Mendoza School of Business

VeNard Helping Navigate NIL for Athletes

Author: Marshall King

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Claire VeNard – Sr Assoc Dir Strategic Initiative, Athletics Director

Navigating Name Image Likeness

Claire VeNard is helping Notre Dame students navigate the new and changing landscape of Name Image Likeness.

Since summer 2021, the NCAA has allowed athletes to earn money by selling the rights to their NILs. She talked to students in the Customer Engagement Analytics class at the Mendoza College of Business about the challenges and opportunities created by the historic change. 

In 2022, Athletic Director Jack Swarbrick convened a committee to work on Notre Dame’s strategy and approach. VeNard, a retired attorney who has worked in Notre Dame Athletics since 2014, focused on student development. She’s now Senior Associate Athletics Director working on this strategic initiative.

“It’s been a unique experience because of how rapidly it changes and how much ambiguity there is over what is possible and what isn’t possible,” she said.

Student-athletes nationally are using social media to promote businesses that compensate them or even market their own lines of merchandise. Knowing both the range of possibilities but also what’s not allowed is the challenge.

VeNard’s Mission

Her mission is to help each student grow as a person, an athlete, a student, and as a professional.

“We’re really trying to figure out, what’s the goal? How is our NIL approach an extension of our mission?” she said.

VeNard is helping students maximize opportunities and capitalize on those that fit overall personal and professional goals. “We’re not so focused on what’s happening at other schools as much as how we’re serving student-athletes and their goals in this space,” she said.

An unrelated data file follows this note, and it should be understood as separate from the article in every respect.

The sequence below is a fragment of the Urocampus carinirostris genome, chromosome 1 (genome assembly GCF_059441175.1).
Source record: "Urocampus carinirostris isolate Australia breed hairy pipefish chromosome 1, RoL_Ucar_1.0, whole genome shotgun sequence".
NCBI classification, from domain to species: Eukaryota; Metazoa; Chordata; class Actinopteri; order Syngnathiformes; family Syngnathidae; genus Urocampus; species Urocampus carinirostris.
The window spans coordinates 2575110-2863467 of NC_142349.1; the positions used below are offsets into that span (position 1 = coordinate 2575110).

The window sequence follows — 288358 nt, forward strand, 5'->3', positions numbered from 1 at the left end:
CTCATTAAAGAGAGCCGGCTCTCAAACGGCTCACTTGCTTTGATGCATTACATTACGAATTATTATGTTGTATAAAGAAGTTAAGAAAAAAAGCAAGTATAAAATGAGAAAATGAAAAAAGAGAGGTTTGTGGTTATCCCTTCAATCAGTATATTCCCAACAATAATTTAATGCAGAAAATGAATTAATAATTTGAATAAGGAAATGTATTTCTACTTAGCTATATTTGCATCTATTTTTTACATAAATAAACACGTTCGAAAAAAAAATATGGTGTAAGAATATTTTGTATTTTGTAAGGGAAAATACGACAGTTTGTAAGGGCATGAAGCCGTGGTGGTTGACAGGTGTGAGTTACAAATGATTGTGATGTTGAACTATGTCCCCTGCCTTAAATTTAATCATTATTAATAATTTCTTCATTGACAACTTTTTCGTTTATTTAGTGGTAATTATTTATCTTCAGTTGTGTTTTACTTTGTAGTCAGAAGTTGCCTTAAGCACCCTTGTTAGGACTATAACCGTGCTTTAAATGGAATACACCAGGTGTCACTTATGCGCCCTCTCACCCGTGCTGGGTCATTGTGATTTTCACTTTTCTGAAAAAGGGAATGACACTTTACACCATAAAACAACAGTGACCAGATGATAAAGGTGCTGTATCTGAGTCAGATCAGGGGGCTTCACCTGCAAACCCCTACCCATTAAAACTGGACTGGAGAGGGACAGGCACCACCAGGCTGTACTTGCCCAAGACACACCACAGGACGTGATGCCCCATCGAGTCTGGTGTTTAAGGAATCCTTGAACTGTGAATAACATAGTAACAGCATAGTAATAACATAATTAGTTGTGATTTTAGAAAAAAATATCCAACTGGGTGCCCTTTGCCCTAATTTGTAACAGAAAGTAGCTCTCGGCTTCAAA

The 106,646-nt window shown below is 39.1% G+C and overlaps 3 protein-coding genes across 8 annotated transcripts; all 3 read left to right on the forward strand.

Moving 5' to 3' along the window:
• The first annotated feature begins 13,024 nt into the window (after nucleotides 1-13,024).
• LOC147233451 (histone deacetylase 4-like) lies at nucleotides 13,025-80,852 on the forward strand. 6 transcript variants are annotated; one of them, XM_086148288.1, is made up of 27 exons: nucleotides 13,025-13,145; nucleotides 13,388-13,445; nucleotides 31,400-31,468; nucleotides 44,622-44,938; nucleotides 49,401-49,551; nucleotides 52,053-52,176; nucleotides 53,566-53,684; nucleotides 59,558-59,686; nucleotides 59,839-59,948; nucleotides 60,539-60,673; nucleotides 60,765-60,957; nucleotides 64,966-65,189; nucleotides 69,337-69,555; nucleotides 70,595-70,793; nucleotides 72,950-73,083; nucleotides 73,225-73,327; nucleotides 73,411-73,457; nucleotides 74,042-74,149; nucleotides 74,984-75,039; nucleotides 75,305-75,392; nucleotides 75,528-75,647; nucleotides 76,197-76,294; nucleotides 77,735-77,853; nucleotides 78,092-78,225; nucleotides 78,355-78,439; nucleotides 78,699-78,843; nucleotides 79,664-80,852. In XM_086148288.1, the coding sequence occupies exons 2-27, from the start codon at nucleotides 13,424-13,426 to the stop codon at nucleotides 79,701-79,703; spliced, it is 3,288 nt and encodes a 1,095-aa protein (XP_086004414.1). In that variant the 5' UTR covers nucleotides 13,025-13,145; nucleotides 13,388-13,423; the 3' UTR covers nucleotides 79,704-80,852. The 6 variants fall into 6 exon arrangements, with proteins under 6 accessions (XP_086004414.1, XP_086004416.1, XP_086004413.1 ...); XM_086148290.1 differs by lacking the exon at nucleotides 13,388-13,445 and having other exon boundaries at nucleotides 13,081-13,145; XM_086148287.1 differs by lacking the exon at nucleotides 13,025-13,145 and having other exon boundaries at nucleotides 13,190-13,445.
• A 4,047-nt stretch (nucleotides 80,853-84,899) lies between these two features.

NIL Projects

Students in the Customer Engagement Analytics class learned about opportunities open to any student, not just those in athletics. They then worked on their own possible NIL project. “At its core, it’s marketing work. So how do you use this opportunity to develop a marketing plan for yourself that furthers your personal and professional marketing goals,” she said. The projects reinforced that they are much more than athletes. They have interests, skills, and goals that range far more widely than an athletic field. Josh Lugg working with others to start a real estate company is one example. Another is student-athletes working with a clothing company that can provide suits that fit them better than those off the rack. “All of them did a really nice job thinking through what this might look like for them,” she said of the students in the class.

Student-athletes have so much agency to choose whether and how to participate. She urges them to negotiate, but with her law experience, she can’t help students with the contract due to NIL rules. Notre Dame is working on creating clinics on campus for all students to help them navigate the landscape.

VeNard is glad students are able to be compensated for work such as conducting a clinic in their hometown. “In its purest form, I think this is an opportunity student-athletes should have had a long time ago. If you trust them to make decisions that are responsible, it’s a good thing. They have more opportunities,” she said.



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